Optical aids used for homonymous hemianopia are mirrors, monocular sector prisms, binocular sector prisms and vision multiplexing prisms. In the past, innovative opticians would solder small mirrors onto a patient’s spectacles, which would be used much like a car rear view mirror in bringing items from the blind field into view. Sector prisms are fitted either monocularly or binocularly. They are aligned on the largest pupil margin with the base pointing in the direction of the field loss. During straight ahead gaze, they are therefore not seen by the patient. A small flick of the eye into the prism apex will allow objects in the blind field to appear into the sighted side. My argument against sector prisms is, that if one is going to teach the patient to flick the eye into the prism, why not just teach them to continuously flick the eye into the blind field without any prism! If fitted monocularly, it will result in double vision and if fitted binocularly, the placement needs to be precise in order to avoid diplopia as well. Sector prisms have been manufactured commercially and go by the name of Visual Field Enhancement Systems (VFAS) and Inwave. VFA is a 22mm button prism of 9° and Inwave is a single vision lens, cut vertically along the outer pupil edge with a 6° prism base out laminated to this (Fig. 3). The best option for sector prisms in my opinion are Fresnel prisms, which are inexpensive, easy to fit, to adjust and can be made up to forty prism dioptres, which is a much larger prism value than both the Inwave and the VFAS.
This patient from figure 1 was fitted with binocular thirty prism dioptre Fresnel sector prisms and extensively counselled by a low vision rehabilitation therapist. It may be anecdotal, but according to his post-traumatic stress counsellor, the sector prism coincided with a turning point in his post-traumatic stress disorder therapy. This is the one and only sector prism success I have had in almost forty years of practicing Low Vision Rehabilitation.
Peli Prisms, also called Vision Multiplexing Prisms, are in my opinion one of the most significant advances in field expansion prism therapy I have ever encountered. Two rectangular segments measuring 8 x 22mm are presented monocularly, base out, to a single vision lens on the eye, on the side of the visual field loss. This can be done using Fresnel prisms, or can be custom manufactured from CR39 prisms, which look like Fresnel prisms fitted into the patient’s single vision prescription2. The patient’s pupil centre is dotted in forward gaze position and the prisms (40PD Fresnel’s) are fitted 6mm above and below the centre. While walking, an obstacle within the blind zone will appear above and below in the patient’s sighted peripheral vision area. It will not necessarily be clear, but the patient will however be aware of the obstacle and be able to take steps to avoid it. Unlike sector prisms or mirrors, these prisms do not require eye movements into the prism zone. On the contrary, the patient is instructed never to look into the prisms! For demonstration purposes, I fit these Fresnel prisms to the patient’s own spectacles. Where not available, I will choose a frame off the rack or I have a clear fit-over onto which the trial prisms can be attached. We go walking around the practice and then across the road to the walking lane with lots of A-frame advertising boards. I will ask the patient to follow me, while I deliberately walk close to these boards. The most likely successes are the patients who immediately see the benefit. If this demonstration is a success, we will then make up single vision spectacles and fit the Fresnel prisms.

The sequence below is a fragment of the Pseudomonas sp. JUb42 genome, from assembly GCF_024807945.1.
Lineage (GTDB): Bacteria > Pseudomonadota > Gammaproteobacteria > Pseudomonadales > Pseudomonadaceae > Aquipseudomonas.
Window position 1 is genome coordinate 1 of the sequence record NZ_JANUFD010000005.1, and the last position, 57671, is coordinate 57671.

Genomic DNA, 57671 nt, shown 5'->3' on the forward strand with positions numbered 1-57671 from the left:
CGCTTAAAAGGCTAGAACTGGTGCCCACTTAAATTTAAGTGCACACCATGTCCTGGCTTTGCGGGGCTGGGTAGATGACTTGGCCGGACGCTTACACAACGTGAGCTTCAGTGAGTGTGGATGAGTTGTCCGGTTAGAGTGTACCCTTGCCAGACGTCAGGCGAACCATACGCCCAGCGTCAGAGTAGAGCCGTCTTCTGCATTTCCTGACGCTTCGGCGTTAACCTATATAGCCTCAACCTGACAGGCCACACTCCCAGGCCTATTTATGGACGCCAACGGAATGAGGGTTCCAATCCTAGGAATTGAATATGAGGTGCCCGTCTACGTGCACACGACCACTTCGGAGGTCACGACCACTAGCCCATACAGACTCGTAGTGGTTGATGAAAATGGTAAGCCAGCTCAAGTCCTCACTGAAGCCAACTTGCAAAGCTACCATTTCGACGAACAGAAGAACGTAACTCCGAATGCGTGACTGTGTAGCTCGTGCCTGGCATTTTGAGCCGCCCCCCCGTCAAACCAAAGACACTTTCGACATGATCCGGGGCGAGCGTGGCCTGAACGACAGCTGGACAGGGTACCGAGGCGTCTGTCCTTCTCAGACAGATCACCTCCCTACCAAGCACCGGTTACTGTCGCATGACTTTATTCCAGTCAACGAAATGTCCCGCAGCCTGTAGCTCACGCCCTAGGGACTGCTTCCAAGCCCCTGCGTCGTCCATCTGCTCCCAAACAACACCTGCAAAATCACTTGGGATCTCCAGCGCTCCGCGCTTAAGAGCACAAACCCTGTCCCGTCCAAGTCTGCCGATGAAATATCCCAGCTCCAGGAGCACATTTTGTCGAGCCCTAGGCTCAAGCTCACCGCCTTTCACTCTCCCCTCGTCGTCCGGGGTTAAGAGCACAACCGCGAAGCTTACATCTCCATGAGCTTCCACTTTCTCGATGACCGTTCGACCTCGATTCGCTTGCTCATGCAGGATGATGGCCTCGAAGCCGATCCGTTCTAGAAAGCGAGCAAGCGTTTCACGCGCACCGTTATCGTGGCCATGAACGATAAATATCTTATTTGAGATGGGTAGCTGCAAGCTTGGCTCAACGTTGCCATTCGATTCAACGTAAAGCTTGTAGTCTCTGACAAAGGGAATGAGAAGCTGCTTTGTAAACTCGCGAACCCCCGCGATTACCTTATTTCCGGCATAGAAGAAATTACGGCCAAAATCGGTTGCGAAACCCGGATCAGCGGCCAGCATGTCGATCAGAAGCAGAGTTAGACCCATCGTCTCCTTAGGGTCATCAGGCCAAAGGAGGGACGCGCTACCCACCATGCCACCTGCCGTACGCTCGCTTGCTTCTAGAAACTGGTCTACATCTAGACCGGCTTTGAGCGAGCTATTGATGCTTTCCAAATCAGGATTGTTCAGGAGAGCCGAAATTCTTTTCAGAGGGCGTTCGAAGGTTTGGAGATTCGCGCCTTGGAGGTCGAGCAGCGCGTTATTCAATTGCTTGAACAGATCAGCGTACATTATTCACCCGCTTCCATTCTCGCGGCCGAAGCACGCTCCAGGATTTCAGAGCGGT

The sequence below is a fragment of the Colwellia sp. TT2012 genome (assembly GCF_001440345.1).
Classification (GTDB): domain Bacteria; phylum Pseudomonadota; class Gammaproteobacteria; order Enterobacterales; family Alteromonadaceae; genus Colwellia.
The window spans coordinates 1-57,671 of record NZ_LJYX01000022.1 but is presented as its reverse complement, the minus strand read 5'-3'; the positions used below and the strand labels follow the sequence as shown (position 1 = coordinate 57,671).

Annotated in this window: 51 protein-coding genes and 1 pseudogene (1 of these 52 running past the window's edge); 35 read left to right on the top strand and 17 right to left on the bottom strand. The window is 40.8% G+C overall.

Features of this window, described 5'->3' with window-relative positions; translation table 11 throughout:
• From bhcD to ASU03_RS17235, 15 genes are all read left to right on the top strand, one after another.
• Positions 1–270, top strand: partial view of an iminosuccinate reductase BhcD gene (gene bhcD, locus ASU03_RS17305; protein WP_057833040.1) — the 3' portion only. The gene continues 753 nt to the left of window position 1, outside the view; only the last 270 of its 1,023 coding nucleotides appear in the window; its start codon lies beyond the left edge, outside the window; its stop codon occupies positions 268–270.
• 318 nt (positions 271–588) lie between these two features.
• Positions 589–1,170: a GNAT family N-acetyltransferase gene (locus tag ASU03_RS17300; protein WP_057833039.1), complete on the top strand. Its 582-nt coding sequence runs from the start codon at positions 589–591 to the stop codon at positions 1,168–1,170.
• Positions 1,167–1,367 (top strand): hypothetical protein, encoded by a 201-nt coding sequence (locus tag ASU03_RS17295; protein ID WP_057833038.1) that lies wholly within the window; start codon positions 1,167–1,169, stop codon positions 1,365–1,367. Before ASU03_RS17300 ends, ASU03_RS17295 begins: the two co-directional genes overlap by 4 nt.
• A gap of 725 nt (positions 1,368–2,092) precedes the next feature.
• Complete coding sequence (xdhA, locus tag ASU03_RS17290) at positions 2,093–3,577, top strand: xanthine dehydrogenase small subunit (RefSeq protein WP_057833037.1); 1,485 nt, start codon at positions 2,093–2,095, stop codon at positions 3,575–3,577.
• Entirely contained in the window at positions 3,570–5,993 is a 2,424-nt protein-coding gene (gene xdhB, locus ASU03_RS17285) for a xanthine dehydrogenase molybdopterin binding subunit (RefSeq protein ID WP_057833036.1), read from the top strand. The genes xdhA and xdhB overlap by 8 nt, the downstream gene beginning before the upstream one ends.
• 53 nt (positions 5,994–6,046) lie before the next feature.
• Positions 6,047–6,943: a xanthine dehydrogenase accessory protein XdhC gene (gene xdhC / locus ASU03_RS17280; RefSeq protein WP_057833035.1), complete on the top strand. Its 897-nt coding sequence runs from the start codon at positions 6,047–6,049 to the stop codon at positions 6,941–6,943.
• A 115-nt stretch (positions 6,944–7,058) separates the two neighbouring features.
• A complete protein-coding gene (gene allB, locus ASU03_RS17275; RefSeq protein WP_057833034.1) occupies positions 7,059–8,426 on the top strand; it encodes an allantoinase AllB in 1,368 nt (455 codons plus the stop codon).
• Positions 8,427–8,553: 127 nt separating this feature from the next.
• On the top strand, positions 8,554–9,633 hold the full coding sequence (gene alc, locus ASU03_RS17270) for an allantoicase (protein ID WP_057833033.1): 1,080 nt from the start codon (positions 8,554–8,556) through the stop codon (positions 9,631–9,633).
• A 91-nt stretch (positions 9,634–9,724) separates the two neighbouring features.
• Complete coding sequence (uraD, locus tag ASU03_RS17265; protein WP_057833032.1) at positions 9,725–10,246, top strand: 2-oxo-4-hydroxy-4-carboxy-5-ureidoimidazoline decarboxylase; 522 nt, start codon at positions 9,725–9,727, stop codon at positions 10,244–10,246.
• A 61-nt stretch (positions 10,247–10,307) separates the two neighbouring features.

The following three photos demonstrate firstly, what the normal sighted sees, what the hemianope sees, and what a hemianope with forty prism dioptre Multiplexing Prism sees.
I order a forty dioptre Fresnel prism and cut it up into about ten 8 x 22 segments, which get stored by the patient as replacements when required. After a short training session and frame fitting, the patient is discharged. Chadwick Optical can also supply you with trial fitting Fresnel prisms, ready cut to dimension. The intention is that the patient has a one-month trial with the Fresnel prisms. All the fine adjustments get made to the Fresnel prisms and then the final Peli Prism is ordered from Chadwick optical. Although the Fresnel prisms work very well, and some patients are happy to continue with them, the Optical Peli lenses have the advantage of being available in 40 PD, 57 PD and 57 PD oblique prisms. These do not only bring objects into the sighted field laterally, but the oblique base also brings the upper image down and the lower image up, to provide an almost simultaneous vision scenario. They are also optically clearer and more permanent. Clinical trials of the Peli prism were done on forty-three subjects in 8 different locations. The purpose of the study was to evaluate the prisms as a mobility aid for patients with homonymous hemianopia. Forty-seven per cent of the participants were still wearing the prism glasses after twelve months, typically for 8 hours per day. They reported significant benefits for obstacle avoidance in a variety of mobility situations3.
- Properly adjust spectacles
- Fit prisms on side of field loss – base out
- Measure pupil centre in normal head posture
- Apply prism 6mm above and/or below
- Discuss looking through central lens (non-prism)
Train and explain
- Walk around and observe head posture
- Minor placement adjustments.
- Four-week trial.